A.I. fitness trainers are here, at a fraction of the price of human coaching. But how useful are they?
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Hiring a personal trainer is one of the best ways to stay consistent with your workout, push your limits and try new things. But it often costs more than $100 a session, and getting to and from the gym can be time consuming.
Over the past decade, fitness apps have been attempting to replicate the personal training experience, and in recent years many have incorporated artificial intelligence to generate workouts. A widening array of products offer custom workouts based on your abilities, goals and available equipment, for much less than a personal trainer (typically around $100 a year).
However, some experts warn that, while A.I. fitness apps are useful for many exercisers, they’re not appropriate for everyone.
A.I. fitness coaching apps create personalized training programs based on your goals, the type of workouts you want and your equipment. Unlike ChatGPT, which uses enormous amounts of existing data to predict the next word in a sentence, these apps take an individual user’s data and employ algorithms to create personalized workouts, based on other users’ experiences.
As you complete workouts, the app customizes your next training sessions, incorporating feedback you provide about how you felt and your performance — how long it took, how much work you did or how much weight you lifted.
Many of the apps also integrate data from fitness wearables or smart watches. In the last couple of years, fitness apps have been incorporating more complicated blends of heart rate, mileage and calories burned to create new workouts.
One of the oldest and most popular of these, with more than 55 million subscribers, is Freeletics, which incorporated a form of A.I. into its program in 2017. One benefit of such a large subscriber base is that it has an extensive data pool from which to create workouts, helping the A.I. predict what training would work best for you based on how others performed, said Confidence Udegbue, an executive who directs the development of new products at Freeletics. The app costs about $100 per year.
A host of other apps have recently launched or incorporated A.I. into their programs and now offer similar services. Fitness AI, Aaptiv (which is launching a new coach product in May) and FitBod all cost slightly less than $100 a year. JuggernautAI, which has a strength-training focus, costs $350. Some smart home gyms, like Tonal and Tempo, include proprietary equipment with motion sensors that use A.I. and cameras designed to track your movements and offer feedback on form. Those cost thousands of dollars, plus subscription costs.
In the future, training apps could collect even more data to measure effort — in addition to heart rate and respiration, perhaps eye dilation or oxygenation — and integrate it with what we know about exercise science to give ever more personalized feedback, said futurist and astrophysicist David Brin. But, he added, more data doesn’t always lead to better advice.
“What’s at issue — as always,” he said, “is whether the output advice will actually be good for you, over the long run.”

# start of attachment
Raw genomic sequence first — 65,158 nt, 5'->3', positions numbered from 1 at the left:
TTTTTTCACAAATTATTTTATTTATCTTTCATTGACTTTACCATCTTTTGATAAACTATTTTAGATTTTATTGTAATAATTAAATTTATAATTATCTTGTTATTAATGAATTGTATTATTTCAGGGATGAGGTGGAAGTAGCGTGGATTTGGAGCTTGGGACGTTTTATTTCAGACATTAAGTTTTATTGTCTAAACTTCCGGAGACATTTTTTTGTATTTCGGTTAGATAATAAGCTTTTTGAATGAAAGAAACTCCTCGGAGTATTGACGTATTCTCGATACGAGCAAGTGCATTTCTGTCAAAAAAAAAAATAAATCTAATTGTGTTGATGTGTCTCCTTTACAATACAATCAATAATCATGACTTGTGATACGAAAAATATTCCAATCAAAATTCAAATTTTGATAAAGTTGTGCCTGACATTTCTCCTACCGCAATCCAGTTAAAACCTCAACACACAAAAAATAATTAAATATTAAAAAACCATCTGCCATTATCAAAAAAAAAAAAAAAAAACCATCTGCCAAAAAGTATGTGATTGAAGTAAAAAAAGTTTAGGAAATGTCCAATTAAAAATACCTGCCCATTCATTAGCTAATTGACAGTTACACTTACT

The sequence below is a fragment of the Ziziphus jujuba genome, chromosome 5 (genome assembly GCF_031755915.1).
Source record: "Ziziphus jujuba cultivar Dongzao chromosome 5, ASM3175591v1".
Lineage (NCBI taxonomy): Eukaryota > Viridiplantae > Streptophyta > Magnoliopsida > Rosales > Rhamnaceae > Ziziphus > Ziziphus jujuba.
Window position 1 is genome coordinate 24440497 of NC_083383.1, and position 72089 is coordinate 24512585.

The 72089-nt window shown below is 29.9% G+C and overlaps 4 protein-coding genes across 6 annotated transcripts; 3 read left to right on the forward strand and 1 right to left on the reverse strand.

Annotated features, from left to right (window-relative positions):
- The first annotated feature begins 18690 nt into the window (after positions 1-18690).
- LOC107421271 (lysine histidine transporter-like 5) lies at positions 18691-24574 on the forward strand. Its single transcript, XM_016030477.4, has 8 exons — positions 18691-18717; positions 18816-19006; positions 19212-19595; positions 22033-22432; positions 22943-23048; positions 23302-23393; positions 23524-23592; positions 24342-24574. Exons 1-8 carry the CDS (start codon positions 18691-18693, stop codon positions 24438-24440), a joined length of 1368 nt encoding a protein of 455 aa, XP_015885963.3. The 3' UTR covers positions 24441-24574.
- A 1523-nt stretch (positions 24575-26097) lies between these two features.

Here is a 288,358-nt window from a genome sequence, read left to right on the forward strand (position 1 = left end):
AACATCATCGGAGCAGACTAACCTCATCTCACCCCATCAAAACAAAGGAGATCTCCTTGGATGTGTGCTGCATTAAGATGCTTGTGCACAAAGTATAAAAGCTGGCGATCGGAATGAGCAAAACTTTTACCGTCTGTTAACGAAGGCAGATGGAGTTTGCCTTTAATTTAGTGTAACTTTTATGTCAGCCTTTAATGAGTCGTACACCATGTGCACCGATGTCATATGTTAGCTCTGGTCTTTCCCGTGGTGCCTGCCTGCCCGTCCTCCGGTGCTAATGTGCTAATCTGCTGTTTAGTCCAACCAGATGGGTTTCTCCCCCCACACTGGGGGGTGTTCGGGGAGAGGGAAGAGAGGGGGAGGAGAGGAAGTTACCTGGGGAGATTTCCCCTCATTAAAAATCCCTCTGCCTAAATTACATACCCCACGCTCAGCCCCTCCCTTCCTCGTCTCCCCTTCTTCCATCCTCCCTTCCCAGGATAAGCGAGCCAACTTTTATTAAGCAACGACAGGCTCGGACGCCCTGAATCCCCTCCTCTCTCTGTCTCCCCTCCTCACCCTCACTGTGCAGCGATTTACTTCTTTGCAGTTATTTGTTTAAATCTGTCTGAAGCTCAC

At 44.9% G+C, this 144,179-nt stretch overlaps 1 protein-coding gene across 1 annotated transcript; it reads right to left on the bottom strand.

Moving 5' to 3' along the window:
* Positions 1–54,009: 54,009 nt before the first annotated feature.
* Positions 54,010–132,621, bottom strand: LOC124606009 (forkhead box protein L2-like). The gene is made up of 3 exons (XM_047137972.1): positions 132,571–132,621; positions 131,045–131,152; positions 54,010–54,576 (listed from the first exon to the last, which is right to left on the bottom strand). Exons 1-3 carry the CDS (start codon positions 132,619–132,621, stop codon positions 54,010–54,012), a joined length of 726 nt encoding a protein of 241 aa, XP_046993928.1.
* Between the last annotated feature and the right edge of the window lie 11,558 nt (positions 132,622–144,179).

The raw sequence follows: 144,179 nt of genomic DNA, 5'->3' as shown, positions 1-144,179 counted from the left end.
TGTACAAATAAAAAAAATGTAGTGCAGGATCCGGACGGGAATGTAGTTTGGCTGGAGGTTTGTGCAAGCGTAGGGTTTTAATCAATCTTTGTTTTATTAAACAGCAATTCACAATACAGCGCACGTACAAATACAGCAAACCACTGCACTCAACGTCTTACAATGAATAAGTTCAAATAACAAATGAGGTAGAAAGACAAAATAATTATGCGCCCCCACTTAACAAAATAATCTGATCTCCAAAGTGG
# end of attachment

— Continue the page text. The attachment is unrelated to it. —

If you’re familiar with the movements an app might suggest, and you’re self-motivated, A.I. trainers are a cost-effective way to get a customized training plan and shake up your workout routine. A part of personal training, especially strength training, is thinking through formulas about how many times you perform an exercise (the reps), how many groups of those reps you complete (sets) and how those numbers should change as you progress.
“What A.I. does exceptionally well is determine sets and reps,” said Cooper Mitchell, the owner and founder of Garage Gym Reviews, who has spent the last 10 years reviewing home gym equipment and technology, including A.I.-powered fitness apps.
But if you’ve never squatted or bench pressed before, he said, it’s best to learn these movements under the watchful eye of an experienced personal trainer.
Furthermore, computers can learn a lot about different fitness regimens, but they can’t yet replicate the social interactions that make training effective, said Nikola Banovic, an assistant professor of computer science and engineering at the Artificial Intelligence Laboratory at the University of Michigan who specializes in human-computer interaction.
“Just because the A.I. is saying you need to run more,” he said, doesn’t mean you’re “actually motivated to do it.”
This is especially true for veteran athletes, who often say the toughest battles in fitness are psychological, not physical.
“The coach becomes a little bit of therapist. I text my coach just as often to complain to him as I do to give him the results from training,” said David Tao, co-founder of BarBend, a website about strength training and strength sports.
The existing A.I. apps can’t provide encouragement or comfort you on an off day. However, Dr. Banovic said, in the near future they may use programs like ChatGPT’s to talk about your workout or offer motivation. Even then, it will be important to consider the value of personal interaction, Mr. Mitchell said.
“As humans, we need more than just the workouts that will get us to our goals,” he said. “We need to be inspired and encouraged — that’s something only a real trainer can do right now. I think it will be some time before A.I. training does this well.”
Hilary Achauer is a freelance writer focused on fitness, health, wellness and parenting.